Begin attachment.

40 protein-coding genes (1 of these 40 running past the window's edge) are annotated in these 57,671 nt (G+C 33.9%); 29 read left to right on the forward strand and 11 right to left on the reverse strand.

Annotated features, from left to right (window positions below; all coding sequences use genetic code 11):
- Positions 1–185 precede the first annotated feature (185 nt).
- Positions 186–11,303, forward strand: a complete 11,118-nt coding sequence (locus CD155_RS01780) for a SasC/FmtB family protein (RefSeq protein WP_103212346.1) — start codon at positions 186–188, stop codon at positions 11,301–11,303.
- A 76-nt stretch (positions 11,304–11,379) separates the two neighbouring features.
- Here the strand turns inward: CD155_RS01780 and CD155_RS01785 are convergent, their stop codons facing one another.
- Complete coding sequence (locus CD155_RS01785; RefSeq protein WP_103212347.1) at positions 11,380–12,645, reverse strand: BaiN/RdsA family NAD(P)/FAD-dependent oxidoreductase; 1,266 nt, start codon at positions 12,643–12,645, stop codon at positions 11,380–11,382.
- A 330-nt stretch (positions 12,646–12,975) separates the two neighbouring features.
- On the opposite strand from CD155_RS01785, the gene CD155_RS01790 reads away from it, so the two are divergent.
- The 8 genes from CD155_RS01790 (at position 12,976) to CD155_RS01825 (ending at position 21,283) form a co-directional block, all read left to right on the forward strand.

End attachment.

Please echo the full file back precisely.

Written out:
40 protein-coding genes (1 of these 40 running past the window's edge) are annotated in these 57,671 nt (G+C 33.9%); 29 read left to right on the forward strand and 11 right to left on the reverse strand.

Annotated features, from left to right (window positions below; all coding sequences use genetic code 11):
- Positions 1–185 precede the first annotated feature (185 nt).
- Positions 186–11,303, forward strand: a complete 11,118-nt coding sequence (locus CD155_RS01780) for a SasC/FmtB family protein (RefSeq protein WP_103212346.1) — start codon at positions 186–188, stop codon at positions 11,301–11,303.
- A 76-nt stretch (positions 11,304–11,379) separates the two neighbouring features.
- Here the strand turns inward: CD155_RS01780 and CD155_RS01785 are convergent, their stop codons facing one another.
- Complete coding sequence (locus CD155_RS01785; RefSeq protein WP_103212347.1) at positions 11,380–12,645, reverse strand: BaiN/RdsA family NAD(P)/FAD-dependent oxidoreductase; 1,266 nt, start codon at positions 12,643–12,645, stop codon at positions 11,380–11,382.
- A 330-nt stretch (positions 12,646–12,975) separates the two neighbouring features.
- On the opposite strand from CD155_RS01785, the gene CD155_RS01790 reads away from it, so the two are divergent.
- The 8 genes from CD155_RS01790 (at position 12,976) to CD155_RS01825 (ending at position 21,283) form a co-directional block, all read left to right on the forward strand.